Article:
It is a wonder no one has risked jail by calling him a water monitor or suggesting he has small man boobs. Only the security guard seems to have the courage – he provides the miscreant with a single finger each morning instead of the standard moo baan salute.

And so to this week’s Rooster awards. Sorry if I am sounding like a broken record in continually awarding “Best Post” to Darcula but the prize is based on how loud I “lol” and the decibels don’t lie!

This week remarking on the Koh Pangan ‘Nude Beach’ and yoga story he said:

“I will never do yoga on the beach. I hate it when sand gets in my asana”.

While “asana” is not a position Rooster intends to adopt any time soon, I would also like to commend the humor of Udom Suksaneh a US guy who grew up in Thailand and posts to millions of Thais on Facebook with his wacky northern dialect humor. This week he was hacking down a banana tree after a doctor advised him to eat more fruit: “gluay pen ton”.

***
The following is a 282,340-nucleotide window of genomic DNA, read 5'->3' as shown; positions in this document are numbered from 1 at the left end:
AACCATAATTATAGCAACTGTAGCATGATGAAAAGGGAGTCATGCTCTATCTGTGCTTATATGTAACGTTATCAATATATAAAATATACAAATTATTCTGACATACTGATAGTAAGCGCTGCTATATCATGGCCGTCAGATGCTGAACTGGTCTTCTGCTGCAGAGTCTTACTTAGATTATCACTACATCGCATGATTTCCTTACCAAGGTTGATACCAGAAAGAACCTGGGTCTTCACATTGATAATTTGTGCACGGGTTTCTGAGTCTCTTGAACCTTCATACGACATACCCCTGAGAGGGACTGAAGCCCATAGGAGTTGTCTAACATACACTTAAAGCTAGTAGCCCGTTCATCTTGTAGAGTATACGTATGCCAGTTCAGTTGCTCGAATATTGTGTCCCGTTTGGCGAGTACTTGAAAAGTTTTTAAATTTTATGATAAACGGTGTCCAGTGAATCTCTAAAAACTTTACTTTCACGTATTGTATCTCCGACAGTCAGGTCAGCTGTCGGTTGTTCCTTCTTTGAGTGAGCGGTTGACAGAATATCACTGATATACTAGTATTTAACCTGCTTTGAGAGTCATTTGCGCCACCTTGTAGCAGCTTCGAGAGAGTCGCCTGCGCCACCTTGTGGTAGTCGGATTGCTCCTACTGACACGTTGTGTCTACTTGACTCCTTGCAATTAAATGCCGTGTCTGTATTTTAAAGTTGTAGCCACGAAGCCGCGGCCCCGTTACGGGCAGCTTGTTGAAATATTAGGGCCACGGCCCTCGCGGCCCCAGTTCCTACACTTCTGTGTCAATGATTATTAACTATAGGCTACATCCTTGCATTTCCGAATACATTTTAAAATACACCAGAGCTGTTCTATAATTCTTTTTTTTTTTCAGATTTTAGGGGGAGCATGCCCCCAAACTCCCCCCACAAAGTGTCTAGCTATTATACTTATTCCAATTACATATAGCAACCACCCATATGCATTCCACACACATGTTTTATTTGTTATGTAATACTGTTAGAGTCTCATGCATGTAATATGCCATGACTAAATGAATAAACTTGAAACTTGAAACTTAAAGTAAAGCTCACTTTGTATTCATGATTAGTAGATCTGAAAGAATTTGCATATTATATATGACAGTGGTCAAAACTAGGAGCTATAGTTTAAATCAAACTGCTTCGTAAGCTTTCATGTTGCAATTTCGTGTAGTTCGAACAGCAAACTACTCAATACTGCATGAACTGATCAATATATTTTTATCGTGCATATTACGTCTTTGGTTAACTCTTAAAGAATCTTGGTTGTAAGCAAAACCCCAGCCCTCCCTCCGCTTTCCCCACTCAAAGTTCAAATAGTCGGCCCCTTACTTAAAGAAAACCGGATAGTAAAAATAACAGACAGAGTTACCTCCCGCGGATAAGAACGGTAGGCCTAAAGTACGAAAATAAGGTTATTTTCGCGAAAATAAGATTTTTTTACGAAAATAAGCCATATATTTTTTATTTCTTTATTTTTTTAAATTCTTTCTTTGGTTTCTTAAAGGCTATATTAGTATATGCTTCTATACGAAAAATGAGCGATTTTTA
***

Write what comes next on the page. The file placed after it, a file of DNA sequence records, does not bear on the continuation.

The play on “for example” and “a tree” may not be the height of sophisticated humor but the delivery is excellent. Udom – regularly in touch with Rooster – hopes that this mass following may one day prompt the authorities to grant him Thai citizenship. It would certainly be a better route than getting lost in a cave for two weeks…..

Finally at a Bangkok tower where I occasionally go to earn a crust I was delighted to see two highly attractive and well endowed “PR” ladies doing their level best at a booth to promote the new Richard Branson “Virgin Active” fitness centers in Bangkok.

Smiling Rooster refused the brochure saying something absurd in Thai that with a body like this who needs to join a fitness center. The dollies’ suggestive, okay sympathetic smiles amid the polite lunchtime throng were appreciated, but the slogan on their skimpy t-shirts was what tickled my ageing fancy even more.

“Making exercise irresistible”.

Reminding me that despite or perhaps even because of the incongruity….

This writer could only leave Thailand through a temple chimney.

Rooster